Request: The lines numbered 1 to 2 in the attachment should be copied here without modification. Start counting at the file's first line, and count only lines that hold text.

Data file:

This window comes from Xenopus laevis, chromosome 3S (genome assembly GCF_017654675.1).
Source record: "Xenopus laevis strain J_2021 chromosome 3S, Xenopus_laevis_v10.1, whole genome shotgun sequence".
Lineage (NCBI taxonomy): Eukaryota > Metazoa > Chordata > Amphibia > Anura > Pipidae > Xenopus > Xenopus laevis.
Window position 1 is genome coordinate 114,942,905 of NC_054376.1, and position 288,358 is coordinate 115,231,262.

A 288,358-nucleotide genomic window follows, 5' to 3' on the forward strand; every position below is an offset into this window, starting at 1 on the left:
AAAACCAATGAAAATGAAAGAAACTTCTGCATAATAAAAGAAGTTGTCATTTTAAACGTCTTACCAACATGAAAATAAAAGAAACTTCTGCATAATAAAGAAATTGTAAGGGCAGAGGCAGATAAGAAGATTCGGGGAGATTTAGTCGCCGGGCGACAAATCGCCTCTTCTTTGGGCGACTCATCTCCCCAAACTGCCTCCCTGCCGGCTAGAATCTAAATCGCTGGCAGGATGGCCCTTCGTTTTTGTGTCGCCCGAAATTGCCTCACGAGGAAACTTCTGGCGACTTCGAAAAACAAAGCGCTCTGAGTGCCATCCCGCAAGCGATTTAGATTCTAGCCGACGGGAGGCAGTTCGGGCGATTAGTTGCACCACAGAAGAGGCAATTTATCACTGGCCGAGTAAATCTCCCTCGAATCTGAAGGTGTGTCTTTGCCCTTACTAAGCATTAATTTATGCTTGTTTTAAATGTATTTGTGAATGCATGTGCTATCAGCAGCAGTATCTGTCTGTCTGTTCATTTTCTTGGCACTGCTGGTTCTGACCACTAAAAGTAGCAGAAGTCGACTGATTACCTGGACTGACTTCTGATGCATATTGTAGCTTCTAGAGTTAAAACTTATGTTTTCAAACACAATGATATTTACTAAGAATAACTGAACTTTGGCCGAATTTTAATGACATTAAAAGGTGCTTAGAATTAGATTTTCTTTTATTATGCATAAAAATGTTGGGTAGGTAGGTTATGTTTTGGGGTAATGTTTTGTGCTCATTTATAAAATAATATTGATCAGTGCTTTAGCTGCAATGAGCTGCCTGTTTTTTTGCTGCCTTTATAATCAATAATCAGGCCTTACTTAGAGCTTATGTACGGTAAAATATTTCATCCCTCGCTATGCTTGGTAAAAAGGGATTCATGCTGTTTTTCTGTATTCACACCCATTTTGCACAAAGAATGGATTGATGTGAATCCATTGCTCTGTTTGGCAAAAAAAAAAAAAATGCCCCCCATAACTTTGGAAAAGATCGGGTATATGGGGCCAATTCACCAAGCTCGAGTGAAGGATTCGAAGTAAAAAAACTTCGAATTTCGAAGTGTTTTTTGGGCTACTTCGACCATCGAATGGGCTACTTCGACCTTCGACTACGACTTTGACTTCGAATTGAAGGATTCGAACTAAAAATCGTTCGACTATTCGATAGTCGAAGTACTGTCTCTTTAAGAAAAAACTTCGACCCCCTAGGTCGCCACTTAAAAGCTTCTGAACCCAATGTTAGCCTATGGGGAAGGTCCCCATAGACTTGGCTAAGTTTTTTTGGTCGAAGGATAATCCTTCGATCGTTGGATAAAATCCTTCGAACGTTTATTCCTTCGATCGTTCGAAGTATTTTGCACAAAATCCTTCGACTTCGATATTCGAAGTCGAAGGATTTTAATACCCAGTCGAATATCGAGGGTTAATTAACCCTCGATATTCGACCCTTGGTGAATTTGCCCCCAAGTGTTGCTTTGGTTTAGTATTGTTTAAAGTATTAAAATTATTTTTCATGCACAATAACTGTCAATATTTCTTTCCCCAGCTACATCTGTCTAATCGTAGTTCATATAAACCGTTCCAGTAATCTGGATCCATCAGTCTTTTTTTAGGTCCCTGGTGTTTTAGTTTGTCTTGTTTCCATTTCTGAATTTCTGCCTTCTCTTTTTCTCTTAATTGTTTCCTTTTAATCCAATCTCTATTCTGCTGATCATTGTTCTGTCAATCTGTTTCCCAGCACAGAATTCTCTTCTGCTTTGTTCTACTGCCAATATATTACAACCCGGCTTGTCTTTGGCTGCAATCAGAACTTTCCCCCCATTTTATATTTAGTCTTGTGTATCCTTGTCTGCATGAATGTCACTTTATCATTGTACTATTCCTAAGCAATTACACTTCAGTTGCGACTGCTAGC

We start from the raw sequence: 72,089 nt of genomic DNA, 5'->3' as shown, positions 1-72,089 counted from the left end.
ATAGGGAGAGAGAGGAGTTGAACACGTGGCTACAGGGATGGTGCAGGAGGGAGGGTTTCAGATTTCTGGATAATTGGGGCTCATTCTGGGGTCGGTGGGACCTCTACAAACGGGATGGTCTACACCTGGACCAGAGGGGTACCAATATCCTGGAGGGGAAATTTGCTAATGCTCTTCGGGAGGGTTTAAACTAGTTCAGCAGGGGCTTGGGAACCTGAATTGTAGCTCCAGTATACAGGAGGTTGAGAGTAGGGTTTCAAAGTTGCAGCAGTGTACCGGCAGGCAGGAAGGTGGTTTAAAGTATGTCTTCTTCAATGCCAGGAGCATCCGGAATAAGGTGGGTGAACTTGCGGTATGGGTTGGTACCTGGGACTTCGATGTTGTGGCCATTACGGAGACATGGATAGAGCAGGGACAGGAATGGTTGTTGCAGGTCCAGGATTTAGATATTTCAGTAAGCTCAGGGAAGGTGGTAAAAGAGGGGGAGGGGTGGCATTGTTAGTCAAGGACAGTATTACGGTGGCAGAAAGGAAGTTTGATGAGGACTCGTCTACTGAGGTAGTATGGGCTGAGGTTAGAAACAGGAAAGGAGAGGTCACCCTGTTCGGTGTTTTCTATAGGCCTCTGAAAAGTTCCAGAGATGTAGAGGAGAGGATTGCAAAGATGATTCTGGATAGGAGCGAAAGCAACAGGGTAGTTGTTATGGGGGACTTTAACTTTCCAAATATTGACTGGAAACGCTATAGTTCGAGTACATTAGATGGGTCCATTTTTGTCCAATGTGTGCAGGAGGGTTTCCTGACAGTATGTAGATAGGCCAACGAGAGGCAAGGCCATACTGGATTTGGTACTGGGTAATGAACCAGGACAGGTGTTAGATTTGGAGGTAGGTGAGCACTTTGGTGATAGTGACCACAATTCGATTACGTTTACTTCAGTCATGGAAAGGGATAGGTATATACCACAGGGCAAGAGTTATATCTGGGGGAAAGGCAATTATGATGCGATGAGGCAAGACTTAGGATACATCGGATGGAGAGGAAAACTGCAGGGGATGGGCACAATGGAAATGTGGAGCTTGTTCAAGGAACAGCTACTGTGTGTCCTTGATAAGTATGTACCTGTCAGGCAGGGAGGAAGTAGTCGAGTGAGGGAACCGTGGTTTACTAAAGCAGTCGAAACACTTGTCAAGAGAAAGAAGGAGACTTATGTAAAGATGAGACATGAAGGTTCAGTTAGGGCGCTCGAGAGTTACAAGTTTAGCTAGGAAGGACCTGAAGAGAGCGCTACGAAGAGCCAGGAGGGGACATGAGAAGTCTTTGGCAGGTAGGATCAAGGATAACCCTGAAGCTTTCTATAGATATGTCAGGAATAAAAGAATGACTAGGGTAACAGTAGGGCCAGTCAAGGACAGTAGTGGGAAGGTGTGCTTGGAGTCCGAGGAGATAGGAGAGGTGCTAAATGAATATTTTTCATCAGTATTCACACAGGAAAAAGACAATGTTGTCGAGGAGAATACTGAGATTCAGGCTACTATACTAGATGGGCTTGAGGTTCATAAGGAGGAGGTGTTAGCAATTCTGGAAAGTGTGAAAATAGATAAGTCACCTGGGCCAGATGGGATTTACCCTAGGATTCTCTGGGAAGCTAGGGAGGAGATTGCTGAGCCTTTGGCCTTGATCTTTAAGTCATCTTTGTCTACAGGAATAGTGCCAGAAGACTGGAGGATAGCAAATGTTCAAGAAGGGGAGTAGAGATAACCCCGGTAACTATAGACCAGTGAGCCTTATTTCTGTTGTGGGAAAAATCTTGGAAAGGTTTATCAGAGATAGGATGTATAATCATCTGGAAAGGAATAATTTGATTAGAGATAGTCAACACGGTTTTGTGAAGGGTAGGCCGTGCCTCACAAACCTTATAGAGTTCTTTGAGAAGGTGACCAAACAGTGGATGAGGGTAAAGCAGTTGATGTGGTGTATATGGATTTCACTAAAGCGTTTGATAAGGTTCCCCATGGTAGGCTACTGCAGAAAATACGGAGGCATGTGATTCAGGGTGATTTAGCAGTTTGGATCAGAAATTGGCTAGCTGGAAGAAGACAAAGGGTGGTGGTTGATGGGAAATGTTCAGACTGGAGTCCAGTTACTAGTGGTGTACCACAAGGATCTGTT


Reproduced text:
This window comes from Xenopus laevis, chromosome 3S (genome assembly GCF_017654675.1).
Source record: "Xenopus laevis strain J_2021 chromosome 3S, Xenopus_laevis_v10.1, whole genome shotgun sequence".